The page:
August Busch IV, president and CEO of Anheuser-Busch, will keynote a “Sponsoring the Future” session, focusing on advertising, run with the Cabletelevision Advertising Bureau.
CAB has moved its annual spring conference under the NCTA convention umbrella. More than three dozen program network companies (many of them offering multiple channels) flesh out the video content sector of the exhibit halls, including many services focused on broadband, streaming and on-demand distribution.
In collaboration with CableLabs, the industry’s research consortium, Cable Show ‘07 will start with a two-day OCAP Developers Forum, “OCAP—Interactive and More.” The program will provide an in-depth look at CableLabs’ OpenCable Applications Platform, which is designed to foster unified, open standards to speed the development of interactive applications.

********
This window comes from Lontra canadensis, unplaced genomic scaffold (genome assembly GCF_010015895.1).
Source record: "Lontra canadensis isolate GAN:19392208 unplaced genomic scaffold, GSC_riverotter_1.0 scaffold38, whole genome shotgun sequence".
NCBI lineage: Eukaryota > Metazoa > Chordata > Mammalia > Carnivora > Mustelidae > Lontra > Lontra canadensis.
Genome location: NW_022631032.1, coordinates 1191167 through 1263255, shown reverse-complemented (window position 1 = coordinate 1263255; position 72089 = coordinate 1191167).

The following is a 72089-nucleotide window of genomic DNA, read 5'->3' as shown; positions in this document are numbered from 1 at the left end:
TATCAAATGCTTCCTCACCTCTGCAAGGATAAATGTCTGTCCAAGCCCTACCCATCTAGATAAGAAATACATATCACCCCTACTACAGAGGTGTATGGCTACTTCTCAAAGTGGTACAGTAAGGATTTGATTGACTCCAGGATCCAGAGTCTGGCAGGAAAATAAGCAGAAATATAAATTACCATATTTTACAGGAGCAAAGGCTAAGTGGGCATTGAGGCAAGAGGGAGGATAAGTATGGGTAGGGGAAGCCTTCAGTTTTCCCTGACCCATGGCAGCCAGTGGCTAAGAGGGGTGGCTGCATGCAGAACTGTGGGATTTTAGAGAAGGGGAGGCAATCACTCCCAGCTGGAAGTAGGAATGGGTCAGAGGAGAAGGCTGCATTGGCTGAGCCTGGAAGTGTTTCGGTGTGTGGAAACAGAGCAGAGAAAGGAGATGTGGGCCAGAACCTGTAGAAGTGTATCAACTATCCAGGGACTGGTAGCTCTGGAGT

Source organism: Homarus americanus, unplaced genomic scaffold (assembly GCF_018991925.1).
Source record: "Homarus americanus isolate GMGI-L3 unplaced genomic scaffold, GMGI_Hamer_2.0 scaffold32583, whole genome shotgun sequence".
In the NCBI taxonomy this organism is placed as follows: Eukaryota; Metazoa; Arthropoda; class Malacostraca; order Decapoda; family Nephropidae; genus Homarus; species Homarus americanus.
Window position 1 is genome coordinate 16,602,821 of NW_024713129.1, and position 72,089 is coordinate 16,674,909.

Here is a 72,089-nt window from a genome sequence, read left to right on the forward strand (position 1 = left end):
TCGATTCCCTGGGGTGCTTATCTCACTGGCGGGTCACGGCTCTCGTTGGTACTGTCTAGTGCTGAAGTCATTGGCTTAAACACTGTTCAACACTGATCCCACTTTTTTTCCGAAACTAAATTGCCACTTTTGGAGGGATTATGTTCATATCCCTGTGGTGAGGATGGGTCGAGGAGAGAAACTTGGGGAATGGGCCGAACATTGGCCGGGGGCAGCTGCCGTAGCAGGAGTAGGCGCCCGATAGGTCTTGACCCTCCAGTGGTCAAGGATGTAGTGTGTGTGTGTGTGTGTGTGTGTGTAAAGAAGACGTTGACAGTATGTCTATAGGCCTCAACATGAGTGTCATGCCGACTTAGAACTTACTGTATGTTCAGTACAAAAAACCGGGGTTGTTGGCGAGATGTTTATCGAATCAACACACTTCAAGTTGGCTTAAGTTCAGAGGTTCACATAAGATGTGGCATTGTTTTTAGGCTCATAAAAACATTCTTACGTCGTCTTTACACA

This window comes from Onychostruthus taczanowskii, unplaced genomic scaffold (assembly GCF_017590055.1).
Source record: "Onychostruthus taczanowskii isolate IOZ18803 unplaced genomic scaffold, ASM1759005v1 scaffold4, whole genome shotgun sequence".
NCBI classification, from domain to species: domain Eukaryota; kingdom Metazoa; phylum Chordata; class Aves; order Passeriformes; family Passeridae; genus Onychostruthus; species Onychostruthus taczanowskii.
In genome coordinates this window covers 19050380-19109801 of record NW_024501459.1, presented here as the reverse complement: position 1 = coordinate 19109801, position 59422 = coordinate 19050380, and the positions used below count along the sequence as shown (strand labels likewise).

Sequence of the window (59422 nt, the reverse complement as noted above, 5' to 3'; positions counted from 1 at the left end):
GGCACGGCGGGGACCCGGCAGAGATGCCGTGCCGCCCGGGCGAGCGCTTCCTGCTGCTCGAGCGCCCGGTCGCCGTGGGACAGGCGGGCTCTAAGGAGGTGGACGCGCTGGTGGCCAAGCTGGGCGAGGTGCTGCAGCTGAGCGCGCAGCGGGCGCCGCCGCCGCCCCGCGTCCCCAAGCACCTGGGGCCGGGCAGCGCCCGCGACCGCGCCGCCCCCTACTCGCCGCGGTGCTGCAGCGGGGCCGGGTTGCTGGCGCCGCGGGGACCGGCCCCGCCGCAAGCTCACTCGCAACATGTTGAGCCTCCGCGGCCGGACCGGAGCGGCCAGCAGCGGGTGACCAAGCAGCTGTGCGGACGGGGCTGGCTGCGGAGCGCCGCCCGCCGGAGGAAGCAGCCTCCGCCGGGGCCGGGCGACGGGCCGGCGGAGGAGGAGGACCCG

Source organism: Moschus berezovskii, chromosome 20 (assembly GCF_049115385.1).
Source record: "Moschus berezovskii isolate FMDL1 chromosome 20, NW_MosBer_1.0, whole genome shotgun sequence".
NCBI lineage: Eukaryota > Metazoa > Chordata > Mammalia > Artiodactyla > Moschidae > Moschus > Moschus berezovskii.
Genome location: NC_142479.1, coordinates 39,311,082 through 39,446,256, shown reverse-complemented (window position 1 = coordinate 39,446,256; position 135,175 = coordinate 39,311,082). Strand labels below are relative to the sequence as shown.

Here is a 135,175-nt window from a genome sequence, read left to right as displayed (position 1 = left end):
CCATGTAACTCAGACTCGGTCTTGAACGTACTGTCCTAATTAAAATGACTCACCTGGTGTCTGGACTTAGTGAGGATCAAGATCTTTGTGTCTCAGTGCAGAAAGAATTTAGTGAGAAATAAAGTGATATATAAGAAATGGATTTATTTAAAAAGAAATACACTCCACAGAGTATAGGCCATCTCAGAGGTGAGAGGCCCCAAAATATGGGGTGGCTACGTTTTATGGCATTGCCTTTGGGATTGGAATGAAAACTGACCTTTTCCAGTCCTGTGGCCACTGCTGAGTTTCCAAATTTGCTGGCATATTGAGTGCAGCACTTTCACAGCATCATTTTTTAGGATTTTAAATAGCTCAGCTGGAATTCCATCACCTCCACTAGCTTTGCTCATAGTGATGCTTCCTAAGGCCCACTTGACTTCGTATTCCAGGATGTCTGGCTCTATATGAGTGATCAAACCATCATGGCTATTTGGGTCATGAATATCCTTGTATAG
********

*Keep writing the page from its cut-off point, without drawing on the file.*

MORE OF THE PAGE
NCTA and CableLabs expect that program network creators, along with broadband designers, will attend the 11-sesssion forum, May 6-7, just before the main convention program begins. In addition to specialized technology descriptions, the forum will include an OCAP “roadmap” from the top technology executives of the largest cable multiple system operators: Mark Hess from Comcast Corp., Mike Hayashi from Time Warner Cable, Chris Bowick from Cox Communications and Arthur Orduna from Advance/Newhouse Communications.
For the third year in a row, the OCAP training tracks will be run by Vidiom Systems Inc., a Broomfield, Colo.-based developer of interactive television technology. Now, with the looming deployment of OCAP devices, NCTA wants to “build awareness among third-party developers about the platform, toolkit and roadmap,” said Mark Bell, NCTA vice president of industry affairs.